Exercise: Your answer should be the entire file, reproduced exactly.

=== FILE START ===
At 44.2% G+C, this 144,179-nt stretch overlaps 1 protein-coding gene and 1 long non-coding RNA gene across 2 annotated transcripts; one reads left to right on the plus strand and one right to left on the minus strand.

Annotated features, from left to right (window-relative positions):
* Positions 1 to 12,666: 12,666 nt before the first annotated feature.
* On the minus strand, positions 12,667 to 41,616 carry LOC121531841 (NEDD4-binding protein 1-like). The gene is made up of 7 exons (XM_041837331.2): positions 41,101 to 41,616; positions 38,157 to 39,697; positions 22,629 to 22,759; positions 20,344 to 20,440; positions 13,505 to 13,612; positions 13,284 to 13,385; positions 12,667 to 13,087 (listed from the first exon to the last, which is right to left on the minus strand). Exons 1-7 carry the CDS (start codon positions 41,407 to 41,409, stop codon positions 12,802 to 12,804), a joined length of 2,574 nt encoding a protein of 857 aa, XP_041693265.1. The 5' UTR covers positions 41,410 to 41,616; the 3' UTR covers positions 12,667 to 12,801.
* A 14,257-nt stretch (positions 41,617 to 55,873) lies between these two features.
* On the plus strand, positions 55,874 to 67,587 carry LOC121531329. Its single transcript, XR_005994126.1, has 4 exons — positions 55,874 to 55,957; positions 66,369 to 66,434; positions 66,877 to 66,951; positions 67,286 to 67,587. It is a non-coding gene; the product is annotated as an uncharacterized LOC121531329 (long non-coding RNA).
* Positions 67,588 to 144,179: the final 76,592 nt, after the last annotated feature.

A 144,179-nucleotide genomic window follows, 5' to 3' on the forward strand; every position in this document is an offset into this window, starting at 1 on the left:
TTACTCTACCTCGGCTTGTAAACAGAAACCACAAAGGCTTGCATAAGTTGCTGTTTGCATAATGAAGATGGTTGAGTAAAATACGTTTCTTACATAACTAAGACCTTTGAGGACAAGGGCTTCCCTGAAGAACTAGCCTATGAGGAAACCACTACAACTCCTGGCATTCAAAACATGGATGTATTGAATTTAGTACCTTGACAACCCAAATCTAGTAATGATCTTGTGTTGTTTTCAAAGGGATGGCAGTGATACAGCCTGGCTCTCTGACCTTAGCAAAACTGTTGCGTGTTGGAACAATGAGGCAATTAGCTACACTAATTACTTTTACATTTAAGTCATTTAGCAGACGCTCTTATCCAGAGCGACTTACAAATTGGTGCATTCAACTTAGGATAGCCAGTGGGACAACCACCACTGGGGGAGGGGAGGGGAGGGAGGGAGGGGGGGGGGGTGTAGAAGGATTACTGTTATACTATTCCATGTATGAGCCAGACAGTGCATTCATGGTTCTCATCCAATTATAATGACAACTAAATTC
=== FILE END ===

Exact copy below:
At 44.2% G+C, this 144,179-nt stretch overlaps 1 protein-coding gene and 1 long non-coding RNA gene across 2 annotated transcripts; one reads left to right on the plus strand and one right to left on the minus strand.

Annotated features, from left to right (window-relative positions):
* Positions 1 to 12,666: 12,666 nt before the first annotated feature.
* On the minus strand, positions 12,667 to 41,616 carry LOC121531841 (NEDD4-binding protein 1-like). The gene is made up of 7 exons (XM_041837331.2): positions 41,101 to 41,616; positions 38,157 to 39,697; positions 22,629 to 22,759; positions 20,344 to 20,440; positions 13,505 to 13,612; positions 13,284 to 13,385; positions 12,667 to 13,087 (listed from the first exon to the last, which is right to left on the minus strand). Exons 1-7 carry the CDS (start codon positions 41,407 to 41,409, stop codon positions 12,802 to 12,804), a joined length of 2,574 nt encoding a protein of 857 aa, XP_041693265.1. The 5' UTR covers positions 41,410 to 41,616; the 3' UTR covers positions 12,667 to 12,801.
* A 14,257-nt stretch (positions 41,617 to 55,873) lies between these two features.
* On the plus strand, positions 55,874 to 67,587 carry LOC121531329. Its single transcript, XR_005994126.1, has 4 exons — positions 55,874 to 55,957; positions 66,369 to 66,434; positions 66,877 to 66,951; positions 67,286 to 67,587. It is a non-coding gene; the product is annotated as an uncharacterized LOC121531329 (long non-coding RNA).
* Positions 67,588 to 144,179: the final 76,592 nt, after the last annotated feature.

A 144,179-nucleotide genomic window follows, 5' to 3' on the forward strand; every position in this document is an offset into this window, starting at 1 on the left:
TTACTCTACCTCGGCTTGTAAACAGAAACCACAAAGGCTTGCATAAGTTGCTGTTTGCATAATGAAGATGGTTGAGTAAAATACGTTTCTTACATAACTAAGACCTTTGAGGACAAGGGCTTCCCTGAAGAACTAGCCTATGAGGAAACCACTACAACTCCTGGCATTCAAAACATGGATGTATTGAATTTAGTACCTTGACAACCCAAATCTAGTAATGATCTTGTGTTGTTTTCAAAGGGATGGCAGTGATACAGCCTGGCTCTCTGACCTTAGCAAAACTGTTGCGTGTTGGAACAATGAGGCAATTAGCTACACTAATTACTTTTACATTTAAGTCATTTAGCAGACGCTCTTATCCAGAGCGACTTACAAATTGGTGCATTCAACTTAGGATAGCCAGTGGGACAACCACCACTGGGGGAGGGGAGGGGAGGGAGGGAGGGGGGGGGGGTGTAGAAGGATTACTGTTATACTATTCCATGTATGAGCCAGACAGTGCATTCATGGTTCTCATCCAATTATAATGACAACTAAATTC